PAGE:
Pennsylvania has one of the largest elder populations in the United States, with 15.6 percent of our state’s population composed of residents aged 65 and older according to the 2000 census. At that time, we ranked behind only Florida as the nation’s “oldest” state. Considering that the country’s over-65 demographic has only increased over the past 15 years, it is safe to say that Pennsylvania’s streets are more crowded than ever with elderly drivers - and as a result, more car accidents caused by elderly drivers.
This is not to suggest for a moment that people over the age of 65 are necessarily poor drivers. Many seniors are excellent, conscientious drivers whose examples on the road should be emulated by all. And many other seniors who have lost the ability to drive to the best of their abilities have done the admirable thing by voluntarily quitting. Unfortunately, there are a few seniors who continue to operate motor vehicles well beyond the point when it is advisable for them to do so, putting innocent lives at risk in the process. When auto accidents occur as a result of the negligence of these seniors, the Scranton personal injury attorneys of The Foley Law Firm can fight for the rights of victims and their families to obtain fair and just compensation for their losses and expenses.
Senior Drivers in Pennsylvania
Like many other states, Pennsylvania does have some laws in place to ensure that drivers who are incapable of operating their vehicles safely are not permitted to do so. However, these laws are not exclusively age-based, and it is unlikely that age-based laws will be passed any time soon. Any law that made age-based re-testing of driving skills mandatory for obtaining a license would likely not be approved for several reasons, not least of which is that it would potentially alienate thousands upon thousands of elderly voters.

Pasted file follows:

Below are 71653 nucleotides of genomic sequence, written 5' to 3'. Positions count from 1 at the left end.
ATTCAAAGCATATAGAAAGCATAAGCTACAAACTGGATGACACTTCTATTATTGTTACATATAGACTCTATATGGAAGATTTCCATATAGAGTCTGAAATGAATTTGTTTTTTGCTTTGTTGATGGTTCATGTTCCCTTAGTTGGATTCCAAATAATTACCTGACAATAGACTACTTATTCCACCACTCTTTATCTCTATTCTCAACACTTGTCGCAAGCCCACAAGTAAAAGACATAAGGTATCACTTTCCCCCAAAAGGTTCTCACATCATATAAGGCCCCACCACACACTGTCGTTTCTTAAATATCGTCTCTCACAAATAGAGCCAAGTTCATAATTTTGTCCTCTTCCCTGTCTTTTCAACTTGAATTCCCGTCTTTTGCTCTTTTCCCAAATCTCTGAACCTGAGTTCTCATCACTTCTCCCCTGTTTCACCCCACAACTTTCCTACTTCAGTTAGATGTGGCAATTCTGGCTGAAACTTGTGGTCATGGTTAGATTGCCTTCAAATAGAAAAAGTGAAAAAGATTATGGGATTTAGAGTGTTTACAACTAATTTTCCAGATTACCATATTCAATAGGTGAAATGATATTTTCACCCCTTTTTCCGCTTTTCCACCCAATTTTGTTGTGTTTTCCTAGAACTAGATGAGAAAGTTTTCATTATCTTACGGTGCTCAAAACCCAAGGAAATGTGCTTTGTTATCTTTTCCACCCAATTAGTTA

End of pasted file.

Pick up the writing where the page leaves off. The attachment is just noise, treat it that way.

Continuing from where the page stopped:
Currently, doctors in the state are obligated to file a report with the Pennsylvania Department of Transportation when they encounter patients who have conditions that could impair their ability to drive safely. These conditions could include dementia, poor vision, and Alzheimer’s. While the DOT does not have to revoke the patient’s driver’s license, it could impose restrictions.
Likewise, friends and family members may also report impairments to the Pennsylvania DOT by calling 1-717-787-9662.
Another measure taken by Pennsylvania that is based on age is a random vision and health screening of drivers above the age of 45. Each month, 1,900 drivers in the state are randomly selected to take a vision test and a physical exam. Those who are identified as having conditions that could potentially interfere with their ability to drive safely may be required by the state to take a driving skills test in order to retain their driver’s license.
Learn More about Auto Accidents and Seniors
The bottom line is this: If you have been injured in an auto accident caused by the negligence of a senior driver, or if someone in your family has been injured or killed in such an accident, our lawyers can help you obtain the full measure of compensation to which you are entitled. Please contact The Foley Law Firm today for an evaluation of your case.